Hurlbert insisted “the strike of the servant girls at Boston” was a “precursory symptom” of the “social plague of boycotting” that he found so prevalent in Ireland during his 1888 visit. His friend’s 1872 rebuke to the Irish workers, Hurlbert concluded, anticipated the papal decree against such activity issued during his travels.

Hurlbert added that he didn’t expect any immigrant “to divest himself of his native sympathies or antipathies,” but once in America he was required to divest “of the notion that he retains any right actively to interfere in the domestic affairs of the country of his birth. For public and political purposes, the Irishman who becomes an American ceases to be an Irishman.”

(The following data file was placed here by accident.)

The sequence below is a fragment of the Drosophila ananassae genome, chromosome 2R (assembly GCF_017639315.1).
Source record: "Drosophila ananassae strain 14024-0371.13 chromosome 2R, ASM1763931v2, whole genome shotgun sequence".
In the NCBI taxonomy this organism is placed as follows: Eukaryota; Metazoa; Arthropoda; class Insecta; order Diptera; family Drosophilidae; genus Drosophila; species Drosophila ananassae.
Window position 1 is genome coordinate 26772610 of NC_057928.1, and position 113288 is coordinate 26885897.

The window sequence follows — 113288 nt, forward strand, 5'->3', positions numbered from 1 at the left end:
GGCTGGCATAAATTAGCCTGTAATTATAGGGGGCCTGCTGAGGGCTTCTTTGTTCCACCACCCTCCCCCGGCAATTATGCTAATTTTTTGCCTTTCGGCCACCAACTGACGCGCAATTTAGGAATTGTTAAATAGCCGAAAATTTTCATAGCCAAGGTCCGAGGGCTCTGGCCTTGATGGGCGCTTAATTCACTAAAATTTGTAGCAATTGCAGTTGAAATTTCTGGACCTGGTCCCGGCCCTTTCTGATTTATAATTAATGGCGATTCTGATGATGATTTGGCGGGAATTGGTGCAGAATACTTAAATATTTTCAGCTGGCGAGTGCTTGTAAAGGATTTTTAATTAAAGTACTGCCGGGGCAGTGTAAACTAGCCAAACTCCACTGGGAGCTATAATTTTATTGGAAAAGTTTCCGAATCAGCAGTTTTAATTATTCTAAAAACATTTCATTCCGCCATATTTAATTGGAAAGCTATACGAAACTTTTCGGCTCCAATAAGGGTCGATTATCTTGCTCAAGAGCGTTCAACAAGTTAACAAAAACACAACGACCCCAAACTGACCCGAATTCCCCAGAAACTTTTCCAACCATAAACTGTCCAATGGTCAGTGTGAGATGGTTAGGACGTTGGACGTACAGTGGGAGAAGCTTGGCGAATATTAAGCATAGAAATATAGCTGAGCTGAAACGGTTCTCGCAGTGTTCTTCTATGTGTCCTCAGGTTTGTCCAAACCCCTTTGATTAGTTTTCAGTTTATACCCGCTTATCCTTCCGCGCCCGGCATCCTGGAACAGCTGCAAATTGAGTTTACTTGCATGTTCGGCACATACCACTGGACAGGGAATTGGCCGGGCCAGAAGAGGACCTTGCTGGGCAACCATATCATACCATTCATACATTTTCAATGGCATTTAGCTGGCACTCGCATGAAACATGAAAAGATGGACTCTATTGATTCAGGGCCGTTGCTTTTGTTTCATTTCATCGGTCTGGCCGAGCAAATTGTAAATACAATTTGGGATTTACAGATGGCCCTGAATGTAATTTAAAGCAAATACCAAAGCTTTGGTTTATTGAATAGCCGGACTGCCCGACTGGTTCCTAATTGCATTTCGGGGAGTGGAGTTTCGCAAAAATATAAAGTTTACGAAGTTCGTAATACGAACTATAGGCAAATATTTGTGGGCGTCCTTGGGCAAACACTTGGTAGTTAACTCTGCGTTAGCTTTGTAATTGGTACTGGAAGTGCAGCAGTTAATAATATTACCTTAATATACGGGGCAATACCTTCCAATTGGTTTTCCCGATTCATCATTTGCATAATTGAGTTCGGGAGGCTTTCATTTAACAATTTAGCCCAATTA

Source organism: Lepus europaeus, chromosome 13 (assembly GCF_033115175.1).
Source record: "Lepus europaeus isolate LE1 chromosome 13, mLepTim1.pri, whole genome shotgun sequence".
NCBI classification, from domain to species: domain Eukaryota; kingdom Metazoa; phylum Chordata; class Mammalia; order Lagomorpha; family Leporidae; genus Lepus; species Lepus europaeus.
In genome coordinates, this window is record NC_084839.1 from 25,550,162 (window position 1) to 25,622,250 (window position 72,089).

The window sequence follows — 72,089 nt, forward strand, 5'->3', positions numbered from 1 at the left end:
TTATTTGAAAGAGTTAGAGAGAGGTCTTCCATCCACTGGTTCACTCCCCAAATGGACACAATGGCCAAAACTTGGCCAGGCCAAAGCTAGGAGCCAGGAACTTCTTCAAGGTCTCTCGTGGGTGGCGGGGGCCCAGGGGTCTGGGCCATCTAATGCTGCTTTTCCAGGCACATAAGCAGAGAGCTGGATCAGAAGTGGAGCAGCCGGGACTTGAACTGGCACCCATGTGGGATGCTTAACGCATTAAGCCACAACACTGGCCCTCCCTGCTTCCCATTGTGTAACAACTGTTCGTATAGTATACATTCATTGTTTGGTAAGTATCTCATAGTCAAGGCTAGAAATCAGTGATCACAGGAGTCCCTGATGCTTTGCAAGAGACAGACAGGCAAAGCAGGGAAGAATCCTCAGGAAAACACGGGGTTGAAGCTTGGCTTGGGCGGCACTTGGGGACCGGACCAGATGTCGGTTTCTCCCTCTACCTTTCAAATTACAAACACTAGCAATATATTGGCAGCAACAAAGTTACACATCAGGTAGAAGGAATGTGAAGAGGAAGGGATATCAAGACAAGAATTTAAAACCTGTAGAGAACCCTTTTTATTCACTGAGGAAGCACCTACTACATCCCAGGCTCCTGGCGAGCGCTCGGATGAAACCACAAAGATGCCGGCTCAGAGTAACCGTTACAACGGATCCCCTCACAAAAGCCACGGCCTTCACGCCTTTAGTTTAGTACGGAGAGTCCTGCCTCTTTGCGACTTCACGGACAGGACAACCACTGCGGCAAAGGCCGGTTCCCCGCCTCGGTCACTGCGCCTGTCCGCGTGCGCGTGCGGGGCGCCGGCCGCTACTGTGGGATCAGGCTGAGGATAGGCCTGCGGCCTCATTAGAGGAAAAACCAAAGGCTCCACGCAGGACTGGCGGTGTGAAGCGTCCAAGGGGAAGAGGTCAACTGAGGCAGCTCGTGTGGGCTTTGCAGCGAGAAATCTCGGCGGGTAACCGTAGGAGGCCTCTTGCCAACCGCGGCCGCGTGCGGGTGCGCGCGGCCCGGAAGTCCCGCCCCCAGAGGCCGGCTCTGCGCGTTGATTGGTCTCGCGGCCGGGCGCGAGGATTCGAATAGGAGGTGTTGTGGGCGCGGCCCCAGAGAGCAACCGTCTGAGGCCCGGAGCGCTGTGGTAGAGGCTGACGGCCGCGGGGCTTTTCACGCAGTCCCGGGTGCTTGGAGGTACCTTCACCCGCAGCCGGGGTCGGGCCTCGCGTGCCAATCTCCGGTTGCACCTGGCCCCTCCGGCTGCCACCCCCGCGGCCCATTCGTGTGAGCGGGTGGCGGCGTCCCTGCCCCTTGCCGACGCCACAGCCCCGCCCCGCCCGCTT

NOTES: 

Burke and Froude from pages 4-6 of Ireland Under Coercion: The Diary of an American. Additional information on Burke from pages 41, 54, and 222.

“The reading of it …”  The New York Tribune, Nov. 27, 1872, page 1

“We do not know what truth…”  The New York Times, Nov. 27, 1872, page 4

Herbert Paul, The Life of Froude, Sir Isaac Pitman & Sons, London, 1905, pages 223-228.

Waldo Hilary Dunn, James Anthony Froude, A Biography, Vol. 2, 1857-1894. Clarendon Press, Oxford, 1961-63: footnote, page 611; fire, page 384.

“Dr. Peabody of Harvard…” The Boston Globe, Nov. 15, 1872, page 8

William J. Fitzpatrick, The Life of the Very Rev. Thomas N. Burke, Vol. 2, New York, 1886: “Nora and Biddys…”, pages 77-78; “he was so impressible…”, page 77; “visited the art galleries together…”, page 62; and “An Irishman abroad” and “advanced nationalists…”, page 78-79.

“carried popular opinion…” Wayne C. Minnick, 1951, “The Froude-Burke Controversy” in Speech Monographs, 18, pp. 31–36.